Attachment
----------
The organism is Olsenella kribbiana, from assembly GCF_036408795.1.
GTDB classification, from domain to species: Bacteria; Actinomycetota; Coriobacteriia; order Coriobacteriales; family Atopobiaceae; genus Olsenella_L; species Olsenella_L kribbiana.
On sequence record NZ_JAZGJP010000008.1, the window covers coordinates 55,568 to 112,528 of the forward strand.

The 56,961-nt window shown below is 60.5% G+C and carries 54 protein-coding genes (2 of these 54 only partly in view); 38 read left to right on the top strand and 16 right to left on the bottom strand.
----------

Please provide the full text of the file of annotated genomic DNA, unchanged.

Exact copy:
The organism is Olsenella kribbiana, from assembly GCF_036408795.1.
GTDB classification, from domain to species: Bacteria; Actinomycetota; Coriobacteriia; order Coriobacteriales; family Atopobiaceae; genus Olsenella_L; species Olsenella_L kribbiana.
On sequence record NZ_JAZGJP010000008.1, the window covers coordinates 55,568 to 112,528 of the forward strand.

The 56,961-nt window shown below is 60.5% G+C and carries 54 protein-coding genes (2 of these 54 only partly in view); 38 read left to right on the top strand and 16 right to left on the bottom strand.